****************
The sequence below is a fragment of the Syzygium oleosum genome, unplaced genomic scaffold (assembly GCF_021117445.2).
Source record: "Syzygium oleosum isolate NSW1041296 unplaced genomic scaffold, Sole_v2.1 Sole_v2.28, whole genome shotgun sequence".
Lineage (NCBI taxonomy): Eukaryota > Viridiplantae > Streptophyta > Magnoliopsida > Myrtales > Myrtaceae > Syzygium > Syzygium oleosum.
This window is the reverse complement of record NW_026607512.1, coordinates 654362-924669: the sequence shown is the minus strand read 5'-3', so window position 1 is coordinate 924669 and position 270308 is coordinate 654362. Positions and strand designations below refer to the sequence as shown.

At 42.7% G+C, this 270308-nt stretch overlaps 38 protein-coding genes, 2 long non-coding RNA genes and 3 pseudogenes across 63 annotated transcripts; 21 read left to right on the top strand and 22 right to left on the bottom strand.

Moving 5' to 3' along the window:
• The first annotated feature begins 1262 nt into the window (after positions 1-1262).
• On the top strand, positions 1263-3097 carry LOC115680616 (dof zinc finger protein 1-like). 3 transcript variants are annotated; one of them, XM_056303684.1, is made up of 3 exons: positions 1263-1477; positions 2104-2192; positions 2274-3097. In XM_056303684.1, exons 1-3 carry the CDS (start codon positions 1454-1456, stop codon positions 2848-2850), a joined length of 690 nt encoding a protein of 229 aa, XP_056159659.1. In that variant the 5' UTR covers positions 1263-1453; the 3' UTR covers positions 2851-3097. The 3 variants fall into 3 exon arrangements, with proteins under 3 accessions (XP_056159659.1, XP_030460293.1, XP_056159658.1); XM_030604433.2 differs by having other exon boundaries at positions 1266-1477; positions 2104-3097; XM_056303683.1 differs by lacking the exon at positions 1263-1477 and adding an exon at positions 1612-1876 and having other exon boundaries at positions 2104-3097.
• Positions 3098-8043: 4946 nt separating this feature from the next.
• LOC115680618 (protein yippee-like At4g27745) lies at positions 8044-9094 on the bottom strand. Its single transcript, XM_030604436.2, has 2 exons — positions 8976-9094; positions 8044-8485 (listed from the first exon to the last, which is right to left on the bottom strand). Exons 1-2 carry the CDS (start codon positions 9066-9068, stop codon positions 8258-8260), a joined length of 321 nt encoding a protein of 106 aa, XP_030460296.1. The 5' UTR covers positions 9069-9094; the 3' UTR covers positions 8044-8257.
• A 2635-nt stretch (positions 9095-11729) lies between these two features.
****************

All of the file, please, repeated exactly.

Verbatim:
The sequence below is a fragment of the Syzygium oleosum genome, unplaced genomic scaffold (assembly GCF_021117445.2).
Source record: "Syzygium oleosum isolate NSW1041296 unplaced genomic scaffold, Sole_v2.1 Sole_v2.28, whole genome shotgun sequence".
Lineage (NCBI taxonomy): Eukaryota > Viridiplantae > Streptophyta > Magnoliopsida > Myrtales > Myrtaceae > Syzygium > Syzygium oleosum.
This window is the reverse complement of record NW_026607512.1, coordinates 654362-924669: the sequence shown is the minus strand read 5'-3', so window position 1 is coordinate 924669 and position 270308 is coordinate 654362. Positions and strand designations below refer to the sequence as shown.

At 42.7% G+C, this 270308-nt stretch overlaps 38 protein-coding genes, 2 long non-coding RNA genes and 3 pseudogenes across 63 annotated transcripts; 21 read left to right on the top strand and 22 right to left on the bottom strand.

Moving 5' to 3' along the window:
• The first annotated feature begins 1262 nt into the window (after positions 1-1262).
• On the top strand, positions 1263-3097 carry LOC115680616 (dof zinc finger protein 1-like). 3 transcript variants are annotated; one of them, XM_056303684.1, is made up of 3 exons: positions 1263-1477; positions 2104-2192; positions 2274-3097. In XM_056303684.1, exons 1-3 carry the CDS (start codon positions 1454-1456, stop codon positions 2848-2850), a joined length of 690 nt encoding a protein of 229 aa, XP_056159659.1. In that variant the 5' UTR covers positions 1263-1453; the 3' UTR covers positions 2851-3097. The 3 variants fall into 3 exon arrangements, with proteins under 3 accessions (XP_056159659.1, XP_030460293.1, XP_056159658.1); XM_030604433.2 differs by having other exon boundaries at positions 1266-1477; positions 2104-3097; XM_056303683.1 differs by lacking the exon at positions 1263-1477 and adding an exon at positions 1612-1876 and having other exon boundaries at positions 2104-3097.
• Positions 3098-8043: 4946 nt separating this feature from the next.
• LOC115680618 (protein yippee-like At4g27745) lies at positions 8044-9094 on the bottom strand. Its single transcript, XM_030604436.2, has 2 exons — positions 8976-9094; positions 8044-8485 (listed from the first exon to the last, which is right to left on the bottom strand). Exons 1-2 carry the CDS (start codon positions 9066-9068, stop codon positions 8258-8260), a joined length of 321 nt encoding a protein of 106 aa, XP_030460296.1. The 5' UTR covers positions 9069-9094; the 3' UTR covers positions 8044-8257.
• A 2635-nt stretch (positions 9095-11729) lies between these two features.